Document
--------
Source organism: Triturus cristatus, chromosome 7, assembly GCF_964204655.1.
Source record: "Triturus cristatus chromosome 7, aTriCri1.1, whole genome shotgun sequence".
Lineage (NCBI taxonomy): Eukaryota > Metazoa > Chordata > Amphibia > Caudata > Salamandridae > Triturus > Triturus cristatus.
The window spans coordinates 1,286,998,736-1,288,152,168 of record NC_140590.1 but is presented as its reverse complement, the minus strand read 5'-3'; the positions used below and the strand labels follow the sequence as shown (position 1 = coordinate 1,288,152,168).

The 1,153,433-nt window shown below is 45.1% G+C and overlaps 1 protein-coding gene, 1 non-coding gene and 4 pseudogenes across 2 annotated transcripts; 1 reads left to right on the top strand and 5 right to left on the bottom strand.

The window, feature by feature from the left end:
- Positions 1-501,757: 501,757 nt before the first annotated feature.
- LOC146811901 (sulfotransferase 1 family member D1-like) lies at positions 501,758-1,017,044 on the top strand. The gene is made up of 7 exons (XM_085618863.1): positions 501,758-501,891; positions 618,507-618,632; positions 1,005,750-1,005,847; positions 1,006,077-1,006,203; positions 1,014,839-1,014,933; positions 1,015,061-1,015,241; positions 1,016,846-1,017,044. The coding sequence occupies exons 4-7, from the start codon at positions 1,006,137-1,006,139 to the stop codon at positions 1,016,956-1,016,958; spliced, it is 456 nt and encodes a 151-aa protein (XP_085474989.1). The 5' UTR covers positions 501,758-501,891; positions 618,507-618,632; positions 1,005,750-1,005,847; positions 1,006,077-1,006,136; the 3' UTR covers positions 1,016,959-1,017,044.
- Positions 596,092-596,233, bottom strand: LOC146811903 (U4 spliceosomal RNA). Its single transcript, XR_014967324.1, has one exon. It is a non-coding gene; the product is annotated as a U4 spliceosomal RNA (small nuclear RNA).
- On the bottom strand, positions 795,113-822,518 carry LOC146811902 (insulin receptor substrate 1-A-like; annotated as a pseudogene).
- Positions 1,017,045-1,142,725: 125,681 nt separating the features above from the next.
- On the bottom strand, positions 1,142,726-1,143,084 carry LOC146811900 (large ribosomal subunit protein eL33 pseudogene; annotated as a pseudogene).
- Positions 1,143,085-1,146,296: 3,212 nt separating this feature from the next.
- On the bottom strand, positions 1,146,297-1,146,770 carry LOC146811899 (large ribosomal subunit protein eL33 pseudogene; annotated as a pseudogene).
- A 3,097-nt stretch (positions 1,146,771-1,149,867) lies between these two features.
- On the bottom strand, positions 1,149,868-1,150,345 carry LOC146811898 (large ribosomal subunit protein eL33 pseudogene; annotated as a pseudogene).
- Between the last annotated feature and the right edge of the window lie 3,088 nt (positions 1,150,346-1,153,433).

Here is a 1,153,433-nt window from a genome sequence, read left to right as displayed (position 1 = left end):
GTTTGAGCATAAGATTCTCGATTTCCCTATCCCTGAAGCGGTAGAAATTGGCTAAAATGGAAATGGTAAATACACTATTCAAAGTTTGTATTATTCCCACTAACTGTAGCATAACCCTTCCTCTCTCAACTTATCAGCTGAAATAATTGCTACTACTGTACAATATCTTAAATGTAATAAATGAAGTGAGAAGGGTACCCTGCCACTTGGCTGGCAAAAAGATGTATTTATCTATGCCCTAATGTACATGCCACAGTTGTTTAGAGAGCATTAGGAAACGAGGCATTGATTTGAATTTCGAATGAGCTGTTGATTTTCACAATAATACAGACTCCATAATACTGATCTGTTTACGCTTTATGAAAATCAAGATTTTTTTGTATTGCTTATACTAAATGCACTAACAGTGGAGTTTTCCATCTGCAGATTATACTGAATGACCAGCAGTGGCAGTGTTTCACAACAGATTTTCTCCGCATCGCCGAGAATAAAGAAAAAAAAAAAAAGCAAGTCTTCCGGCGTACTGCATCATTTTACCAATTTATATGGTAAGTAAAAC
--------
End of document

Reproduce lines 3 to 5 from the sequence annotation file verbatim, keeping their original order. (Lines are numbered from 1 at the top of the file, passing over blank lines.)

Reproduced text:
Lineage (NCBI taxonomy): Eukaryota > Metazoa > Chordata > Amphibia > Caudata > Salamandridae > Triturus > Triturus cristatus.
The window spans coordinates 1,286,998,736-1,288,152,168 of record NC_140590.1 but is presented as its reverse complement, the minus strand read 5'-3'; the positions used below and the strand labels follow the sequence as shown (position 1 = coordinate 1,288,152,168).

The 1,153,433-nt window shown below is 45.1% G+C and overlaps 1 protein-coding gene, 1 non-coding gene and 4 pseudogenes across 2 annotated transcripts; 1 reads left to right on the top strand and 5 right to left on the bottom strand.